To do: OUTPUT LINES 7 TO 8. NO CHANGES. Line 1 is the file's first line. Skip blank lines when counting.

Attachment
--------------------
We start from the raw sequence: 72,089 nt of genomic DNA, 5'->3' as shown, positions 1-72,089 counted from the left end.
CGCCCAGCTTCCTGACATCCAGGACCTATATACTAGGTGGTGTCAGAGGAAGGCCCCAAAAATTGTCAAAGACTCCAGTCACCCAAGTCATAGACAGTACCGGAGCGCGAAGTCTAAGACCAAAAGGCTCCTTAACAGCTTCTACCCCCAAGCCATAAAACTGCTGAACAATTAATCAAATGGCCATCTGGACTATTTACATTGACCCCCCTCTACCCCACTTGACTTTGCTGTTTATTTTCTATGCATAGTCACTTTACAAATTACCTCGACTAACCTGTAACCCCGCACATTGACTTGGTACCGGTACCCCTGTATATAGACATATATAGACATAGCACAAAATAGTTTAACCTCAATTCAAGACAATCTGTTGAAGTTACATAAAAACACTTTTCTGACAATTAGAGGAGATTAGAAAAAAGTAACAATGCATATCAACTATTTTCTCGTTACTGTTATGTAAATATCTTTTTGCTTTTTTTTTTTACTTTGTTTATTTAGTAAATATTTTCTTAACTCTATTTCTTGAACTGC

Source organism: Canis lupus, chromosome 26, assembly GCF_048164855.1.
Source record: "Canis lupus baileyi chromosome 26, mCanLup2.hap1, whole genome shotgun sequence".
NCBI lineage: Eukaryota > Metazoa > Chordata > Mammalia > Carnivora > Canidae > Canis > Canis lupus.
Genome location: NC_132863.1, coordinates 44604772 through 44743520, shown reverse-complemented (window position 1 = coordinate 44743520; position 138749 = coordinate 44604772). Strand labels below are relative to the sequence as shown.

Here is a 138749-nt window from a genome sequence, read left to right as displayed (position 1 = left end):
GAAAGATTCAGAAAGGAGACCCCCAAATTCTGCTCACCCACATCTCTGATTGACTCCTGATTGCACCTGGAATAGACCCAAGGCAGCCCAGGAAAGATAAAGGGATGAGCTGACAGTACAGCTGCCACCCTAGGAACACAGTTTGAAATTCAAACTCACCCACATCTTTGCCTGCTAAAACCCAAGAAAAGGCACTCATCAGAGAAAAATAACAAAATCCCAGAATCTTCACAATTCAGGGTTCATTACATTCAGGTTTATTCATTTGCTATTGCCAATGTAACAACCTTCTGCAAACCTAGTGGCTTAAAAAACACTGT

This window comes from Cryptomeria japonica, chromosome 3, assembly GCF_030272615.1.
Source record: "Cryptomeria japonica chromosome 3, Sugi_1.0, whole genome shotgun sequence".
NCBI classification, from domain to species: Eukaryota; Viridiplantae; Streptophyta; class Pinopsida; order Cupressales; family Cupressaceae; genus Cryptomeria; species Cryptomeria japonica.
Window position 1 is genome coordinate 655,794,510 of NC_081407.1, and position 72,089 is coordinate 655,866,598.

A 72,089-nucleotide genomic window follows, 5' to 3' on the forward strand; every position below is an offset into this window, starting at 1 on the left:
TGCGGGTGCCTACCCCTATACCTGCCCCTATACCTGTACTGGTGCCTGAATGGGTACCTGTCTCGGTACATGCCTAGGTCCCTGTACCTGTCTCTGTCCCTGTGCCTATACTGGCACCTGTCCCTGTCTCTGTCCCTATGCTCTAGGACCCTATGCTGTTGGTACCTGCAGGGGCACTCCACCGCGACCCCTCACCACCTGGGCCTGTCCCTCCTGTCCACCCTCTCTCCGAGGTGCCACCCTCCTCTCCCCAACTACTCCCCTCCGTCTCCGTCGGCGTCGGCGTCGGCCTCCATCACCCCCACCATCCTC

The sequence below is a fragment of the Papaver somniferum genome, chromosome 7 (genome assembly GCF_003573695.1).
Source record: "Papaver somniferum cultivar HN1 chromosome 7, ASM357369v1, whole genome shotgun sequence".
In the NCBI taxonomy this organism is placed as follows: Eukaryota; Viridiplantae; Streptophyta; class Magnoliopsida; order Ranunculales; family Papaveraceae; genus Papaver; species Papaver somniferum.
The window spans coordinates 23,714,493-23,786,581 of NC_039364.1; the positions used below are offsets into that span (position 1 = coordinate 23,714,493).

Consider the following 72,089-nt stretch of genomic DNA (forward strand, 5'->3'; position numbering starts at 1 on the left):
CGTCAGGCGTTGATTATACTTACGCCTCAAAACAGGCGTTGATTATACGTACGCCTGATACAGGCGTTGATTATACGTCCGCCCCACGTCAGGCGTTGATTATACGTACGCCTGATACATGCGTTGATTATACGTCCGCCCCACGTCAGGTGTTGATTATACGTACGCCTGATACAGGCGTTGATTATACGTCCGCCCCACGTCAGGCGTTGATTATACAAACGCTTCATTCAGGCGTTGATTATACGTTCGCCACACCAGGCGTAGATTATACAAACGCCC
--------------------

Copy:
Here is a 138749-nt window from a genome sequence, read left to right as displayed (position 1 = left end):
GAAAGATTCAGAAAGGAGACCCCCAAATTCTGCTCACCCACATCTCTGATTGACTCCTGATTGCACCTGGAATAGACCCAAGGCAGCCCAGGAAAGATAAAGGGATGAGCTGACAGTACAGCTGCCACCCTAGGAACACAGTTTGAAATTCAAACTCACCCACATCTTTGCCTGCTAAAACCCAAGAAAAGGCACTCATCAGAGAAAAATAACAAAATCCCAGAATCTTCACAATTCAGGGTTCATTACATTCAGGTTTATTCATTTGCTATTGCCAATGTAACAACCTTCTGCAAACCTAGTGGCTTAAAAAACACTGT